Good Enough, Fast Enough, The Right Way

Every day, every moment, we’re engaged in a dance with ourselves that revolves around three questions:

  1. What’s the best way to do this?
  2. What speed do I go?
  3. How do I know when it’s finished?

1. What’s the best way to do this?

There’s the way I’ve always done this, the way I did this yesterday, the way I know will work well enough.

Then there’s my ongoing tracking of whether this way is good enough, a dialogue with myself about whether it’s time to upgrade. This conversation is an outgrowth of my intuition, knowledge and research.

Every day, I can ask an answer a simple but important question: is today the day I start learning one small part of a better way to do what I do?

2. What speed do I go?

I know I shouldn’t be rushing; I can’t be if I’m going to do my best work.

At the same time, like a runner, I can, over time, get comfortable with faster, get comfortable with leaning a little more forward, get comfortable with a new pace.

While it might be hard to see our own progress in individual tasks, we also know that there are things we do in a minute today that took us five before. This means that there is a pace we can go tomorrow that feels risky, even dangerous today.

The trick here is to decouple the speed itself—the actual pace we’re going, the essential interplay between quality and throughput—and our experience of speed.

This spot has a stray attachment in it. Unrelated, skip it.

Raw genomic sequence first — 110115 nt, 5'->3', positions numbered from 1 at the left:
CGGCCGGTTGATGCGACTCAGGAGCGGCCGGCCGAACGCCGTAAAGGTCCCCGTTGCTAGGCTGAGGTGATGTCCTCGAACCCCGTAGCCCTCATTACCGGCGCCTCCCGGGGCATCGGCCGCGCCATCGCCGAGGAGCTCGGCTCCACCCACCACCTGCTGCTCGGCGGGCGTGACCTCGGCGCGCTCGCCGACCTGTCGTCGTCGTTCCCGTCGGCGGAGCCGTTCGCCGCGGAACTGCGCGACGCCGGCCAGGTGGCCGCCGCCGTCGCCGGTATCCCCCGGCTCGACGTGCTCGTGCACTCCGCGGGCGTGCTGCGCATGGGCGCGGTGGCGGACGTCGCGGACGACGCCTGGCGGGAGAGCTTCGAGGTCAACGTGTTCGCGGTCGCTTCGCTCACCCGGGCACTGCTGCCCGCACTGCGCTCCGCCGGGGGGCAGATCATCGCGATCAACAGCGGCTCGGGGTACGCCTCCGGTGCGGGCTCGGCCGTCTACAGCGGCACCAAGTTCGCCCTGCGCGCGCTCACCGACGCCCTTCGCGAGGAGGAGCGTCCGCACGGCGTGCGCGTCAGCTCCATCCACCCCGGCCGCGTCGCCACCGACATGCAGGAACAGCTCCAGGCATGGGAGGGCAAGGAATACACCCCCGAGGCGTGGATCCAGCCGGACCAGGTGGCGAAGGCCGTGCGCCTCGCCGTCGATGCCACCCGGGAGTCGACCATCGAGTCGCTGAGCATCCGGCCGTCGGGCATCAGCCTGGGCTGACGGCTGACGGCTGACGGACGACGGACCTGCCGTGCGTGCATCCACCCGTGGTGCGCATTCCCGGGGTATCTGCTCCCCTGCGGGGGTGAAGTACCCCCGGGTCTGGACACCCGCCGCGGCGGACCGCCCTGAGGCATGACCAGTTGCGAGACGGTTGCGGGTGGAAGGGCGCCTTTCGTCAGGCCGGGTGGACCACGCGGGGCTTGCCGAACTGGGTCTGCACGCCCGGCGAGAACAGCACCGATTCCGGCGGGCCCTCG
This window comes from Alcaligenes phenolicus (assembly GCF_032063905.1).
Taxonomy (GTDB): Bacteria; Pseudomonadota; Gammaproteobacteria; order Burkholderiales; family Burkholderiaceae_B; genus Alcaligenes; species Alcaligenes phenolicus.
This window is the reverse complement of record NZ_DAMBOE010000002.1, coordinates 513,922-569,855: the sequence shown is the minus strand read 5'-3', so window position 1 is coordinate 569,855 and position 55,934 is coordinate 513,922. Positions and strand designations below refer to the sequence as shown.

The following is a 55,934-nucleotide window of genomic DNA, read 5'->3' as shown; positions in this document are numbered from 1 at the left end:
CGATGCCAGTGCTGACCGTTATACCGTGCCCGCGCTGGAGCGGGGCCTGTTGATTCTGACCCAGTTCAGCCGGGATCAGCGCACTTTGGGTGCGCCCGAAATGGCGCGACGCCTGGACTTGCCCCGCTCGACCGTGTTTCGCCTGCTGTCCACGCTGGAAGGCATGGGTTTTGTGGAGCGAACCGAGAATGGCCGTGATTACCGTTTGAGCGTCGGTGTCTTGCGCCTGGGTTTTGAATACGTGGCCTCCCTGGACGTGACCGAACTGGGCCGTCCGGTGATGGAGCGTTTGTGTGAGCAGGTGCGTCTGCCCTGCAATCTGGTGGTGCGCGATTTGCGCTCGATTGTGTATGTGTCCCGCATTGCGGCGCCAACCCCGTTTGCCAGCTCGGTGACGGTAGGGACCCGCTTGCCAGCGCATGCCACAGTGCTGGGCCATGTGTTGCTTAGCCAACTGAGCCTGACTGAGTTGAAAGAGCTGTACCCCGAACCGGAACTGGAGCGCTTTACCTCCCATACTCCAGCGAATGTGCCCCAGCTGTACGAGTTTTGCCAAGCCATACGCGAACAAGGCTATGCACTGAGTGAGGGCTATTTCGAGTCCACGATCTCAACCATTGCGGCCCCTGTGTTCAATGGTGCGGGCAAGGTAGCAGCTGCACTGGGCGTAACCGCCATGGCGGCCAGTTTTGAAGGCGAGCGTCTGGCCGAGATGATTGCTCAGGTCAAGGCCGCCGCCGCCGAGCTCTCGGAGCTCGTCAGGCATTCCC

If we feel uncomfortable, that might mean we’re going too fast. Or it might be a barometer of our fear.

If our pace feels “just right” all the time, that might mean we’re not pushing hard enough.

3. How do I know it’s done?

This is hardest one of all, because we could always make it a little bit better, because that last finishing touch might be the difference between good and great.

Or it might be where we hide.

Hide from the fear of putting our work out there in front of a colleague or a client.

Hide from the moment when we say, “I did this, and I stand by this.”

Hide in the safety of knowing that “I’m just making it a little bit better” will rarely be criticized, even though the time I’m taking on this thing is taking away from time on the next thing.

How do I track my progress? 

By remembering to ask myself these questions: Is there a better way? Could I go faster? When is it done?

By learning to switch between the dance floor and the balcony: to be in the action, and to see myself in the action. This is how we gain perspective.

But most of all, by regularly asking honest questions of our colleagues:

“This is my approach, how do you do it? Who’s the best at this? Could you, or they, teach me? Can I find a better answer online, in a course, in a community of practice?”

“Do you feel like I generally go the right pace, too fast, or too slow? Can you give me an example?”

“How good am I at following the 80/20 rule? When you get something from me, does it feel ‘good enough’ or ‘perfected’? This is how long the last 20% took me—does that seem like a good use of my time?” 

We never get better in a vacuum.

 

Oh, and if learning to work in this way interests you, you might want to become part of our amazing team at 60 Decibels. I’m hiring an Inside Sales Associate to work closely with me, based in New York. The job posting just went up today, so spread the word!